Perhaps more likely is a recapitalisation of the Dassault Mirage 2000 fleet through the acquisition of 12 aircraft retired by Qatar (Indonesia recently cancelled its $790 million procurement of these aircraft), and some of the UAE’s Mirage 2000-9s, when they are replaced by new Rafales, though 34 of the 56 or so survivors have reportedly been earmarked for supply to Morocco. This could leave Egypt with three quite different standards of Mirage 2000s – its own original Mirage 2000EMs and BMs, the ex-Qatari Mirage 2000-5EDAs and 5DDAs, and the Emirati Mirage 2000-9s.

Image: US Air Force
Egypt operates the world's fourth largest fleet of F-16s. Image: US Air Force

In addition to upgrades and second-hand aircraft, Egypt hopes to acquire new-generation combat air platforms, looking in particular at the US Boeing F-15 and Europe’s Eurofighter Typhoon.

The US government has reportedly already approved plans to export the F-15EX Eagle II to Egypt, though there has not been a DSCA (Defense Security Co-operation Agency) notification to Congress. On March 15, 2022, General Kenneth McKenzie, the head of US Central Command (USCENTCOM), did, however, tell lawmaker during a session of the Senate Armed Services Committee in Washington, DC. That: “In the case of Egypt, I think we have good news - we’re going to provide them with F-15s,” McKenzie said, before adding that it had been "a long, hard slog" to finalise the sale.

In 2002, Israel pressured the US not to sell the legacy F-15C to Egypt as part of  “a series of understandings" relating to US weapons sales to Egypt. But Israel has reportedly expressed support for the new deal, since it already has the more advanced Lockheed Martin F-35I Adir in service, and has itself requested the supply of 25 F-15EX aircraft in January 2023, of a total requirement for up to 50 of the new aircraft. Some reports suggest that there could be some ‘linkage’ between the supply of the F-15EX and the disposal of Egypt’s surviving MiG-29M/M2s – several of which were destroyed in Sudan last year. There is believed to have been a proposal that the MiGs (and their R-77 missiles) might be transferred to Ukraine, though Egypt may be resistant to such a course of action, which would significantly undermine its relations with Russia.

Egyptian president Abdel Fattah El-Sisi is reportedly determined to prevent any US efforts to blunt Egyptian capabilities in order to maintain Israel’s qualitative military edge, and to avoid an undue reliance on the US as a supplier, which could lead to a potential future vulnerability to US sanctions.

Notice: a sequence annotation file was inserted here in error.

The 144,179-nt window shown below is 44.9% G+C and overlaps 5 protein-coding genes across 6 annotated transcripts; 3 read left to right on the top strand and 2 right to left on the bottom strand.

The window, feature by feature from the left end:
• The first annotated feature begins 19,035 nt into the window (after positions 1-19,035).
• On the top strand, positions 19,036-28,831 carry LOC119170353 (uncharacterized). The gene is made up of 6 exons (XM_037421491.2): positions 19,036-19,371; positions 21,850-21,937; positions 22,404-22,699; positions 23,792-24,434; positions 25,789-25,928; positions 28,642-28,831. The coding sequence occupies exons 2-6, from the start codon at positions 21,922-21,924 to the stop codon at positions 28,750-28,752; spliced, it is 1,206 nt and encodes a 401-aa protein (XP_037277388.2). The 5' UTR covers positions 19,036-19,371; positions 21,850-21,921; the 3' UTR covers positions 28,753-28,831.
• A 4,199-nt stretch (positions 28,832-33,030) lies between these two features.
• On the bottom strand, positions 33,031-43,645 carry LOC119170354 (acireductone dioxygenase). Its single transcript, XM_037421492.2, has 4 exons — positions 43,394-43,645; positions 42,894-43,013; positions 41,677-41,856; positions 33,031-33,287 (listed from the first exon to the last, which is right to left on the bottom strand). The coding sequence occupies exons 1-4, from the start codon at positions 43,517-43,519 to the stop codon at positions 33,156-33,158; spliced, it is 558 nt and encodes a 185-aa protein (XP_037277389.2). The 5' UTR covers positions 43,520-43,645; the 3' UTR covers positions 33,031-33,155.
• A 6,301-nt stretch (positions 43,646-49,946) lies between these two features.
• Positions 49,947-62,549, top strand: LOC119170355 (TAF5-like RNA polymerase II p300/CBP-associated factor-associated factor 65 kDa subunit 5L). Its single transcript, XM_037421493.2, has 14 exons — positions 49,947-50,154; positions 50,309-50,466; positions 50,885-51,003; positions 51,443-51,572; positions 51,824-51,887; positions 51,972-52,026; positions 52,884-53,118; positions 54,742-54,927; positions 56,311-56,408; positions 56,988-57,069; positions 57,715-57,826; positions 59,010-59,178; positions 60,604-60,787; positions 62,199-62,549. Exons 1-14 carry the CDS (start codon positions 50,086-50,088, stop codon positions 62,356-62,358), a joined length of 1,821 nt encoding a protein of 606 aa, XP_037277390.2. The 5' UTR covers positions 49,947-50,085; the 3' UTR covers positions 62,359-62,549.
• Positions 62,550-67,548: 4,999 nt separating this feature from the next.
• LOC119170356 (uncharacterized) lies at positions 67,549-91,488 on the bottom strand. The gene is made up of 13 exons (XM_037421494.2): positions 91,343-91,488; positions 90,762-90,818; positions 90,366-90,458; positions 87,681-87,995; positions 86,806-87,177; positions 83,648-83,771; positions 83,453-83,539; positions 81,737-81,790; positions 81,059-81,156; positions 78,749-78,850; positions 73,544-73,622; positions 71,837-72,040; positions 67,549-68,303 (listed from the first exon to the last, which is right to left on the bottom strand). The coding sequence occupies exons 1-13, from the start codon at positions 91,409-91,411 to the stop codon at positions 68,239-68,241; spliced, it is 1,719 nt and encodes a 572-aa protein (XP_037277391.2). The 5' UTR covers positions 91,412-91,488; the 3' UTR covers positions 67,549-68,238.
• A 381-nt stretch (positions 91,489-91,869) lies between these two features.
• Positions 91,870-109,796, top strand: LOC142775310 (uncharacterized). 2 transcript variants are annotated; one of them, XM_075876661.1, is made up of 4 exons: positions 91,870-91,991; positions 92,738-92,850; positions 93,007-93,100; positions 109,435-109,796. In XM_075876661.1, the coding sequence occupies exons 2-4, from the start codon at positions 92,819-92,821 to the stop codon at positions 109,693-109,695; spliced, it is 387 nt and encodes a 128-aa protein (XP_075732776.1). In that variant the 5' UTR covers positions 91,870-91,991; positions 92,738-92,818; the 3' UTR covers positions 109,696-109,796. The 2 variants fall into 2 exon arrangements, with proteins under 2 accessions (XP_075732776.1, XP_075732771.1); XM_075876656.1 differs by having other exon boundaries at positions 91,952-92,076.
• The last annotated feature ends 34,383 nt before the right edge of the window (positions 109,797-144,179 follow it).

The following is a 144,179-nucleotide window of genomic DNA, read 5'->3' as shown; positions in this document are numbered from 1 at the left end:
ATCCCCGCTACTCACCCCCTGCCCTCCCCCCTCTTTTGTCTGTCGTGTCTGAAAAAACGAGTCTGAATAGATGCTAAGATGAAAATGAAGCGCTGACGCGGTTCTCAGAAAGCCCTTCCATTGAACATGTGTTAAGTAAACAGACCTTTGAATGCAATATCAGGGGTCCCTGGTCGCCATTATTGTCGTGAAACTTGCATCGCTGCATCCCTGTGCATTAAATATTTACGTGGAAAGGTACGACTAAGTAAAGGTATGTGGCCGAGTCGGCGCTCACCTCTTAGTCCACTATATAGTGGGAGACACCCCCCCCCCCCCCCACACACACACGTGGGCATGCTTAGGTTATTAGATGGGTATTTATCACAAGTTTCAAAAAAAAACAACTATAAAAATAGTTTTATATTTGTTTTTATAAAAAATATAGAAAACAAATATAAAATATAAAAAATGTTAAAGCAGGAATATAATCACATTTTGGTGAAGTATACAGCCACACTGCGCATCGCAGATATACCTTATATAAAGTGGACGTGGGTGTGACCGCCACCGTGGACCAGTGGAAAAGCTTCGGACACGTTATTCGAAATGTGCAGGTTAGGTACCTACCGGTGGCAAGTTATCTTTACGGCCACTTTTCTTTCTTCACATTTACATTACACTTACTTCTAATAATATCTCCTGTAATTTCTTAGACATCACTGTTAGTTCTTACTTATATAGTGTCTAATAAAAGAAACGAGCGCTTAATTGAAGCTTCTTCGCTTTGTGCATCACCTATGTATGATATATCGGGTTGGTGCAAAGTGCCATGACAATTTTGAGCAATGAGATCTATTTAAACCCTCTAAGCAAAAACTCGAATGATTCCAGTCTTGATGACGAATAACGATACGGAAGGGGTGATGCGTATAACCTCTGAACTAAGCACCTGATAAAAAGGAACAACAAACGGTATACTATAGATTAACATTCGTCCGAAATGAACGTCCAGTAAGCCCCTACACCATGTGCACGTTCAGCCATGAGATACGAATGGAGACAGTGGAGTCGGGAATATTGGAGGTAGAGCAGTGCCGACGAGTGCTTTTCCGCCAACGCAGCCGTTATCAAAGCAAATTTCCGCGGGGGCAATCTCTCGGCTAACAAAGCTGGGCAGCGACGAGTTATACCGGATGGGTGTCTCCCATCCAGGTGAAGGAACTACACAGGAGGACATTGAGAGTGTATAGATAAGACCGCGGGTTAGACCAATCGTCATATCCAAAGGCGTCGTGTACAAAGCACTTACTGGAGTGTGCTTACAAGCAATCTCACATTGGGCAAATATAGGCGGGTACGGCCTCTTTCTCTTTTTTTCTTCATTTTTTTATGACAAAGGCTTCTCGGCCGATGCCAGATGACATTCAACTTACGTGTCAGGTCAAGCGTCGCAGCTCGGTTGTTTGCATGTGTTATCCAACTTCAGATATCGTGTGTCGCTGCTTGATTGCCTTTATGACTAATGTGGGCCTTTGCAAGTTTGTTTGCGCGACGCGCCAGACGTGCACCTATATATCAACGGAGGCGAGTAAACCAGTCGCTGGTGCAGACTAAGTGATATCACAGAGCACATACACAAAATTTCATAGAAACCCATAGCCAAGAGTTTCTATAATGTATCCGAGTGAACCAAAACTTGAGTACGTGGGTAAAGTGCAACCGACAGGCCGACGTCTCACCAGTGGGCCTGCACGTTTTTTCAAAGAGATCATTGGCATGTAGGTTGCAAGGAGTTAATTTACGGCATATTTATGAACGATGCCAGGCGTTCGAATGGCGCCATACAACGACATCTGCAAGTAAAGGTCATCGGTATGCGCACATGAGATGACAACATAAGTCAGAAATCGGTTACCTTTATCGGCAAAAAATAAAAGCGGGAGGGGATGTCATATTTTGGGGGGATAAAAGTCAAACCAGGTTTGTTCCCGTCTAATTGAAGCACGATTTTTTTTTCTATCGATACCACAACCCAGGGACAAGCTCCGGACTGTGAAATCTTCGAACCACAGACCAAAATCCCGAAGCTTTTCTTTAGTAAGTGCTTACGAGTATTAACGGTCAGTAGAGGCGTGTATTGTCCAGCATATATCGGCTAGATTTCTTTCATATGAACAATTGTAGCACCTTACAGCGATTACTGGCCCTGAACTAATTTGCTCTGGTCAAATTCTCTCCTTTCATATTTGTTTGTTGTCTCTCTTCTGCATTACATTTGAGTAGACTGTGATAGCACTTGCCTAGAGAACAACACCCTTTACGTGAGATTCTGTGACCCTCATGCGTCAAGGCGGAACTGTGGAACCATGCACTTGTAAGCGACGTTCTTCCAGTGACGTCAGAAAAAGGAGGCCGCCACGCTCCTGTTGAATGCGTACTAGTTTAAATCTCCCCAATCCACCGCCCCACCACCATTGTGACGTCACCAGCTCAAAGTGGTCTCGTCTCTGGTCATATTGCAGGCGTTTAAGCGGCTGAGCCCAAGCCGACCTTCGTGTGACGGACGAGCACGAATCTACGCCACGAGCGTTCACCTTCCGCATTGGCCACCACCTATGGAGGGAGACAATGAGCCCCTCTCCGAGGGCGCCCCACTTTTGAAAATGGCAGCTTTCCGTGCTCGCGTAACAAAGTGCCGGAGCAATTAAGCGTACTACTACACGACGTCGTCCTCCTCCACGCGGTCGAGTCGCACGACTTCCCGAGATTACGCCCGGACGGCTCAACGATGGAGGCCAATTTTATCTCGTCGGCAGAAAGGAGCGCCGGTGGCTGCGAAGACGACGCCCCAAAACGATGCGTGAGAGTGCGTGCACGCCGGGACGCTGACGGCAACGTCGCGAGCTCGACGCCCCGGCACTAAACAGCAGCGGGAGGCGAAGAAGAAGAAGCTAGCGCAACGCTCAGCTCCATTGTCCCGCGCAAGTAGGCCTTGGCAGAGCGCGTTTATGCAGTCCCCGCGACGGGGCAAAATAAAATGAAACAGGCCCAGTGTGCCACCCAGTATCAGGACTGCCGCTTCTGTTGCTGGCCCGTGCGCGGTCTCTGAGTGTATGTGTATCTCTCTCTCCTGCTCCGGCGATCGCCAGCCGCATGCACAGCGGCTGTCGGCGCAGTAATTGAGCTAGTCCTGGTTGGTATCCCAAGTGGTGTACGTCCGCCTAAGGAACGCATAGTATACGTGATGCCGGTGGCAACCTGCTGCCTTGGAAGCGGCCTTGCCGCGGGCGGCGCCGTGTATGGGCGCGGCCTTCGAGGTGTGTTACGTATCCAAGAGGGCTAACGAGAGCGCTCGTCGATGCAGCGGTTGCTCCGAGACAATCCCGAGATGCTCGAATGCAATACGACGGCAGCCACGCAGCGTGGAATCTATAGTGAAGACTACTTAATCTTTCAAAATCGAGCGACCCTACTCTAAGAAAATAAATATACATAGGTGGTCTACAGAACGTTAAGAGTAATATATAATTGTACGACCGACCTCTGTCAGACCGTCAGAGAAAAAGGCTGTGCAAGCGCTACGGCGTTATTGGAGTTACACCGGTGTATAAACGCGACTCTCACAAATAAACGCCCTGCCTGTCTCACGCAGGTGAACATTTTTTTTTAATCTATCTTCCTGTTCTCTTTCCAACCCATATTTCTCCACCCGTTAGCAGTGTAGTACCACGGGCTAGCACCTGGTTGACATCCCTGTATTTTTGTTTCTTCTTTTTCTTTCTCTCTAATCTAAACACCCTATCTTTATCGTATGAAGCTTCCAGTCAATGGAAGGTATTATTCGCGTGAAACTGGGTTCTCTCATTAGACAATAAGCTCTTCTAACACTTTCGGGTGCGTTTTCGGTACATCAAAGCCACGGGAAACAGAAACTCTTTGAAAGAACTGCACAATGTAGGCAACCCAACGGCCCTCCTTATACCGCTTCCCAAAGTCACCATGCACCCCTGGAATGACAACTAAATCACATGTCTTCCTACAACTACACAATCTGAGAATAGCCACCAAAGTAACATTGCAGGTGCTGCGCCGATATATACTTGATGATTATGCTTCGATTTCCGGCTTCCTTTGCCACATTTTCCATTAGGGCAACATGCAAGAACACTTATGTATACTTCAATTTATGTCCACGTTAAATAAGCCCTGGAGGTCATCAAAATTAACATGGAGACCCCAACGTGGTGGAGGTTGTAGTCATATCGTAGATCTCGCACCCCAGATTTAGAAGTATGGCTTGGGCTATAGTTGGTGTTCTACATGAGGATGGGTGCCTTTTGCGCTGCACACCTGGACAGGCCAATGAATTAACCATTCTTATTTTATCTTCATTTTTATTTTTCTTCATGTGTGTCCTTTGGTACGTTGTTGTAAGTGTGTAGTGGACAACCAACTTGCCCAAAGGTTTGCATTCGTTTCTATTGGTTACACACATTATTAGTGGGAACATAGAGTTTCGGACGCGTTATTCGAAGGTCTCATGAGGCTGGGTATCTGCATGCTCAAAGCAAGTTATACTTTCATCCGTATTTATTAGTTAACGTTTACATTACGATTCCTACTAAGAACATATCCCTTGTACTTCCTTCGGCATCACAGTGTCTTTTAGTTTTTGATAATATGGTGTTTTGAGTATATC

Any F-15EX purchase is therefore likely to be balanced by the purchase of a European fighter aircraft as well. There have already been reports that Egypt could eventually purchase the new Rafale F4, increasing the overall Egyptian Rafale fleet, 54 of which have been delivered or are on order to 72 or even 100 aircraft “depending on Egypt’s financial capacity.”

Though a further Rafale buy would bring commonality with Egypt’s existing fleet, there are some doubts as to Dassault’s ability to deliver aircraft in the required timescale. In view of its very full order book, Egypt is also understood to require certain capabilities beyond those offered by the Rafale (especially in terms of electronic attack and beyond visual range air-to-air combat), and has been looking at the Eurofighter Typhoon for some time.

The Eurofighter consortium allocates particular sales campaigns to individual ‘lead nations’, and Egypt has always been an Italian ‘responsibility’.

Initially, it was reported that Egypt was interested in second-hand Italian Tranche 1 aircraft, although Egyptian interest in the type is now believed to be focused on the latest standard EF-2000 aircraft, with AESA radar and the Meteor beyond-visual-range air-to-air missile (BVRAAM). These would be new-build aircraft assembled in Italy.

The Egyptian requirement is believed to be for 24-48 aircraft and they would form part of a wider $10-12 billion arms package from Italy. This would reportedly also include 24 Leonardo M346 Master training aircraft, 20-24 more AW-149 medium-lift/utility helicopters, as well as four FREMM heavy frigates (additional to the two already being discussed), 20 Falaj-II class patrol boats to be co-manufactured in Alexandria Shipyard, and a Telespazio radar-equipped military surveillance and reconnaissance satellite.

Jon Lake

Jon Lake

Jon is defence editor for both Arabian and African Aerospace magazines.